Interactions between species are dynamic and are likely to shift with changes in species ranges due to climate change. With the expansion of new species into incumbent ecosystems a variety of abiotic and biotic factors shape the rate, pattern, and method of invasion. This dissertation utilizes one such boundary of transition, the salt marsh-mangrove ecotone, located in the northern Gulf of Mexico. This dynamic coastal wetland has recently seen the expansion of sub-tropical mangrove species into a previously salt marsh dominated system. This collection of works provides pointed case studies seeking to understand local and patch scale dispersal dynamics, expansion, recruitment, growth, and survival rates along an elevational gradient, and understanding interactions both above- and belowground between mature mangroves and the surround salt marsh. We find that dispersal is overwhelmingly dominated by propagule export, that black mangrove and smooth cordgrass differ in their ability to provide structural provisioning in the short term after restoration, and that mature mangroves have much greater belowground extent than aboveground. By better understanding species-specific interactions at the salt marsh-mangrove ecotone, a greater understanding of future expansion rates can be gained.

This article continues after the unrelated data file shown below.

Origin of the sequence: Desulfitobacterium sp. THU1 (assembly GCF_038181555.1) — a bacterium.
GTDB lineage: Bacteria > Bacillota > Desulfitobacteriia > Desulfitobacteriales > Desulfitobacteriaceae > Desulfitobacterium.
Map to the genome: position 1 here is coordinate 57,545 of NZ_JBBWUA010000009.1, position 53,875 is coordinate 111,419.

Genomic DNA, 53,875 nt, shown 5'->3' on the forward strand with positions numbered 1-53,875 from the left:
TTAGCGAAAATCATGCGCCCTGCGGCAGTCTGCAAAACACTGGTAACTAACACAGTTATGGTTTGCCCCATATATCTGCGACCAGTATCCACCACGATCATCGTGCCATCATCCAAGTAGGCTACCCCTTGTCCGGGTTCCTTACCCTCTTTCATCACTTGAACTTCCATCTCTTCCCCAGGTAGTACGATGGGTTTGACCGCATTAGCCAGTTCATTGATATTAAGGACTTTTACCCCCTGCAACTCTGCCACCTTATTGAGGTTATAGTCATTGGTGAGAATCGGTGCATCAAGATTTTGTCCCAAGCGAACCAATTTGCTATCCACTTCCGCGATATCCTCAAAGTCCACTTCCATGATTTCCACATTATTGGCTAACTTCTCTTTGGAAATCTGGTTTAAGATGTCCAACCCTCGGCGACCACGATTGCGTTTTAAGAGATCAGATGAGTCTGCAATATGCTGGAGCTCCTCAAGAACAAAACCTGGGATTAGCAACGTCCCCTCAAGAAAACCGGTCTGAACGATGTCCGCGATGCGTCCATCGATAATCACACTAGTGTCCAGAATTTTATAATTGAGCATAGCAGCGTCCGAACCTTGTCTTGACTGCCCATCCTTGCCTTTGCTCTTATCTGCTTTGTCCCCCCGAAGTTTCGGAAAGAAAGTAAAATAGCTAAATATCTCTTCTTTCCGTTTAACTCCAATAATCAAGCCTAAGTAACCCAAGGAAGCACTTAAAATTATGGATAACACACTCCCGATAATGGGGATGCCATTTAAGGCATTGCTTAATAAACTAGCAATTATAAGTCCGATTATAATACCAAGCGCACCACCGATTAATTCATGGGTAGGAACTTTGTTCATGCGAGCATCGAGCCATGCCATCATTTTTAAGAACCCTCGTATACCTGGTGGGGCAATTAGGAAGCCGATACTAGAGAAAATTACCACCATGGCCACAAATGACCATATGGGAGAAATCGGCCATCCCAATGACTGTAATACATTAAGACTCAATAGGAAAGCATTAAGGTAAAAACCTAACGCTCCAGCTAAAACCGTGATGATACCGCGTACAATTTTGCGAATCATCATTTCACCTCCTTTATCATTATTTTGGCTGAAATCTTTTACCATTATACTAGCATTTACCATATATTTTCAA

|Advisor:||Hester, Mark W.|
|Commitee:||Duke-Sylvester, Scott, Krauss, Ken, Nelson, James, Osland, Michael J.|
|School:||University of Louisiana at Lafayette|
|School Location:||United States -- Louisiana|
|Source:||DAI-B 80/08(E), Dissertation Abstracts International|
|Keywords:||Climate change, Ecotone, Interactions, Mangrove, Salt marsh|
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